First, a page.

The following image shows you how Flannel agents in each node communicate using etcd:

The following are some Flannel internals:

  • Flannel runs without a central server and uses etcd for communication between the nodes.

  • As part of starting Flannel, we need to supply a configuration file that contains the IP subnet to be used for the cluster as well as the backend protocol method (such as UDP and VXLAN). The following is a sample configuration that specifies the subnet range and backend protocol as UDP:

  • Each node in the cluster requests an IP address range for containers created in that host and registers this IP range with etcd.

  • As every node in the cluster knows the IP address range allocated for every other node, it knows how to reach containers created on any node in the cluster.

  • When containers are created, containers get an IP address in the range allocated to the node.

  • When Containers need to talk across hosts, Flannel does the encapsulation based on the backend encapsulation protocol chosen. Flannel, in the destination node, de-encapsulates the packet and hands it over to the Container.

  • By not using port-based mapping to talk across containers, Flannel simplifies Container-to-Container communication.

The following image shows the data path for Container-to-Container communication using Flannel:

A Flannel service unit

The following is an example of a flannel service unit where we set the IP range for the flannel network as

In a three-node etcd cluster, the following is a sample output that shows the Container IP address range picked by each node. Each node requests an IP range with a 24-bit mask. is picked by node A, is picked by node B, and is picked by node C:


Rkt is the Container runtime developed by CoreOS. Rkt does not have a daemon and is managed by systemd. Rkt uses the Application Container image (ACI) image format, which is according to the APPC specification ( Rkt's execution is split into three stages. This approach was taken so that some of the stages can be replaced by a different implementation if needed. Following are details on the three stages of Rkt execution:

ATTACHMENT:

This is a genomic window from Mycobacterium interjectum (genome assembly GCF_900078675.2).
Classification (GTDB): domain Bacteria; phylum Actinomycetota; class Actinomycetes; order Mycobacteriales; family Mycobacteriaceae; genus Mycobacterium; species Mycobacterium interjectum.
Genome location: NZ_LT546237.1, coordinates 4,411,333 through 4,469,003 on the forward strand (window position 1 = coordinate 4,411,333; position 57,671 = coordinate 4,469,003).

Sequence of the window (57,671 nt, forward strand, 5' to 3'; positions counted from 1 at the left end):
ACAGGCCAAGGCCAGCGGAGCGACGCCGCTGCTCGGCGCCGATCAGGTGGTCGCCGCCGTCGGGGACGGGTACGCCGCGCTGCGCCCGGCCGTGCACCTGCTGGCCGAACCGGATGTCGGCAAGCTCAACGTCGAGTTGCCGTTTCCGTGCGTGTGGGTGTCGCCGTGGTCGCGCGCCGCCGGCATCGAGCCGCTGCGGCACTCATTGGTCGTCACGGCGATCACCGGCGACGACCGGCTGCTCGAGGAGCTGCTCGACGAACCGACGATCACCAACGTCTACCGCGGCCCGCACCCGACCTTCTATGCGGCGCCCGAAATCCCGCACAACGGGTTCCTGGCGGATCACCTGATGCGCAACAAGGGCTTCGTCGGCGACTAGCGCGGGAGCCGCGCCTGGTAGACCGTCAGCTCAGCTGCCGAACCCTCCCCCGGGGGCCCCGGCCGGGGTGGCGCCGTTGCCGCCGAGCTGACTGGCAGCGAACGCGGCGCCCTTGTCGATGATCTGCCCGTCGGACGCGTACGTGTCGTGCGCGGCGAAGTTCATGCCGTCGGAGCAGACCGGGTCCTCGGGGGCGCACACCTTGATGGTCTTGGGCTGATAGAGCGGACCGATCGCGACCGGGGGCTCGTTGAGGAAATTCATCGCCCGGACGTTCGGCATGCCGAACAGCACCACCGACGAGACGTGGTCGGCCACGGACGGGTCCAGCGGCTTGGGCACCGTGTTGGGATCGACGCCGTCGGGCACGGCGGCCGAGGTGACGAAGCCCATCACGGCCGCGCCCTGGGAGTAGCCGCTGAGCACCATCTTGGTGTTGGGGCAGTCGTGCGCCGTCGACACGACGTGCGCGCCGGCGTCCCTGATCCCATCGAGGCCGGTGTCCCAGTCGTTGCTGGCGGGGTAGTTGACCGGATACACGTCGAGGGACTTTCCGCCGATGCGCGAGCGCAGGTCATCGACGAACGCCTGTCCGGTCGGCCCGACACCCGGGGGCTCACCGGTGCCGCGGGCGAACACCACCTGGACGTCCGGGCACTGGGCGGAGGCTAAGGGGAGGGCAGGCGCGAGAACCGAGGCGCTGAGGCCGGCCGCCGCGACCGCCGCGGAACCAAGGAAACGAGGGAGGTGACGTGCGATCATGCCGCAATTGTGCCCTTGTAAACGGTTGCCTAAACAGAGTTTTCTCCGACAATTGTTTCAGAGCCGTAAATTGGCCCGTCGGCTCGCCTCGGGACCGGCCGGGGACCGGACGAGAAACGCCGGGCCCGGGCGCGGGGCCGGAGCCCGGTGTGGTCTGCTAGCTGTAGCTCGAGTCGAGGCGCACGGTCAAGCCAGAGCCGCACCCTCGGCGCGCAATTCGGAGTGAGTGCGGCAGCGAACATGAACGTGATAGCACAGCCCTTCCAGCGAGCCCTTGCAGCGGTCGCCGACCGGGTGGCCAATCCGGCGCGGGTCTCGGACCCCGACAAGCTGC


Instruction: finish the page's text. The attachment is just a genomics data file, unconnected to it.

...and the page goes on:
Stage 0:

This is the first stage of Container execution. This stage does image discovery, retrieval and sets up filesystem for stages 1 and 2.

Stage 1:

This stage sets up the execution environment for containers like Container namespace, cgroups using the filesystem setup by stage 0.

Stage 2:

This stage executes the Container using execution environment setup by stage 1 and filesystem setup by stage 0.

As of release 0.10.0, Rkt is still under active development and is not ready for production.

The CoreOS cluster architecture

Nodes in the CoreOS cluster are used to run critical CoreOS services such as etcd, fleet, Docker, systemd, flannel, and journald as well as application containers. It is important to avoid using the same host to run critical services as well as application containers so that there is no resource contention for critical services. This kind of scheduling can be achieved using the Fleet metadata to separate the core machines and worker machines. The following are two cluster approaches.

The development cluster

The following image shows a development cluster with three CoreOS nodes:

To try out CoreOS and etcd, we can start with a single-node cluster. With this approach, there is no need to have dynamic discovery of cluster members. Once this works fine, we can expand the cluster size to three or five to achieve redundancy. The static or dynamic discovery approach can be used to discover CoreOS members. As CoreOS critical services and application containers run in the same cluster, there could be resource contention in this approach.